2019-Sep-12 • 28 minutes
Episode 560: Q&A 99: Could We Find Life On Venus? And More, Featuring SciManDan
In this week's questions show, I talk about searching for life on Venus, trying to get to orbit with a jet, and why NASA probably shouldn't hire me. This episode features special guest SciManDan.
2019-Sep-10 • 60 minutes
Episode 559: Open Space 43: Welcome to Season 2. Mixing Concrete in Space, And More...
Welcome back to Season 2 of my weekly live QA. Your chance to ask me your questions about space and astronomy... live. Sometimes I'll have guests, and sometimes I won't. This week... I didn't. You wanted to know about recent news about astronauts mixing concrete in space, the formation of craters on Titan, and what might be the difficulties of people going to the Moon or Mars?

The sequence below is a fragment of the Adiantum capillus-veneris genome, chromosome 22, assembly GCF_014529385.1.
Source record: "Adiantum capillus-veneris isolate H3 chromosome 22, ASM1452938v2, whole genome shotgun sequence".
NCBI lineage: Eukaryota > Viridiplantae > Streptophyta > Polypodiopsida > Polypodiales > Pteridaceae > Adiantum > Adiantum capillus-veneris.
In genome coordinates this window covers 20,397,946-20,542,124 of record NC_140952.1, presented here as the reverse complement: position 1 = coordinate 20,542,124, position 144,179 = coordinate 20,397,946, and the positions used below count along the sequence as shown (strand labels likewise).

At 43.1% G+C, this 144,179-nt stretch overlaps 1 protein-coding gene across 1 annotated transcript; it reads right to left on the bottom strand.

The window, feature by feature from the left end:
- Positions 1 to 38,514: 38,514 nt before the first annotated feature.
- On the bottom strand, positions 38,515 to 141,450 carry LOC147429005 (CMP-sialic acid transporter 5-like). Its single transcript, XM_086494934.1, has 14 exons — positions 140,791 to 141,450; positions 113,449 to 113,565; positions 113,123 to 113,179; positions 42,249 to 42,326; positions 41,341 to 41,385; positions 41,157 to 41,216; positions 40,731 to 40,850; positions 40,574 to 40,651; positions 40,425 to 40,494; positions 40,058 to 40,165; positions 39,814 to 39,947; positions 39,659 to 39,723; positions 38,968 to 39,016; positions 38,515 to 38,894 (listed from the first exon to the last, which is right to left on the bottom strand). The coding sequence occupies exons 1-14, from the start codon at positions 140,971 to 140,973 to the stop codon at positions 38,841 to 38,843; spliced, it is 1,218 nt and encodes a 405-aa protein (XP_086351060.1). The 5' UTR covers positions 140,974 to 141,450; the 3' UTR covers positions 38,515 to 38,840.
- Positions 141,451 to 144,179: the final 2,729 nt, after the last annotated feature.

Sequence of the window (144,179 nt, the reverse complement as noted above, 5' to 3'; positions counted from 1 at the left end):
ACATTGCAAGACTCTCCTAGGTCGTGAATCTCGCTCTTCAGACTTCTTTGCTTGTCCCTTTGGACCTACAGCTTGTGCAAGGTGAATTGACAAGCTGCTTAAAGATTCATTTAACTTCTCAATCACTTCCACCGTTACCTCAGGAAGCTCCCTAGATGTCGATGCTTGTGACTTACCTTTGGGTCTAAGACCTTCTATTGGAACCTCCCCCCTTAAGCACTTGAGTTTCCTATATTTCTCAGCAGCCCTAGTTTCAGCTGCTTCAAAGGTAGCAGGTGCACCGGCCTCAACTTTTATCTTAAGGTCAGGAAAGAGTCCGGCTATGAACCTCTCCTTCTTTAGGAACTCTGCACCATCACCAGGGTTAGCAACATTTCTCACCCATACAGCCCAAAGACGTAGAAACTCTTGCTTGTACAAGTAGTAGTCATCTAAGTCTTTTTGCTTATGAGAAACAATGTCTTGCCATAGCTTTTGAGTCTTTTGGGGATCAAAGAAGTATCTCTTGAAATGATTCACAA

2019-Sep-09 • 12 minutes
Episode 558: A Tour Of The Lagrange Points. Part 3 - Trojans and Space Colonies at L4/L5
We’ve reached the third part of our series on Lagrange Points, those stable spots in the Solar System, where you can sort of hover with the minimum amount of fuel. This episode we’re going to look at the L4 and L5 points which share the orbit with a more massive object.
2019-Sep-05 • 25 minutes
Episode 557: Q&A 98: What's The Best Use For The Moon? And More...
In this week's questions show, I explain what I think the best uses of the Moon might be, why I'm qualified to answer questions about space, and if you could use a black hole as mirror that lets you look back in time.
2019-Sep-03 • 17 minutes
Episode 556: A Tour Of The Lagrange Points. Part 2 - Space Telescopes At L2 And Nothing At L3
Lagrange Points. Stable spots in space that you just can’t stop thinking about. What spacecraft work best in which places? What are some amazing ideas that could utilize these regions across the Solar System? In the last episode, I gave an overview of the Lagrange points, and then went into the details of spacecraft missions sent to L1, the perfect place to constantly observe the Sun, the Earth, or to block radiation coming from the Sun. The best place for a lunar elevator, or a spot to put a space station...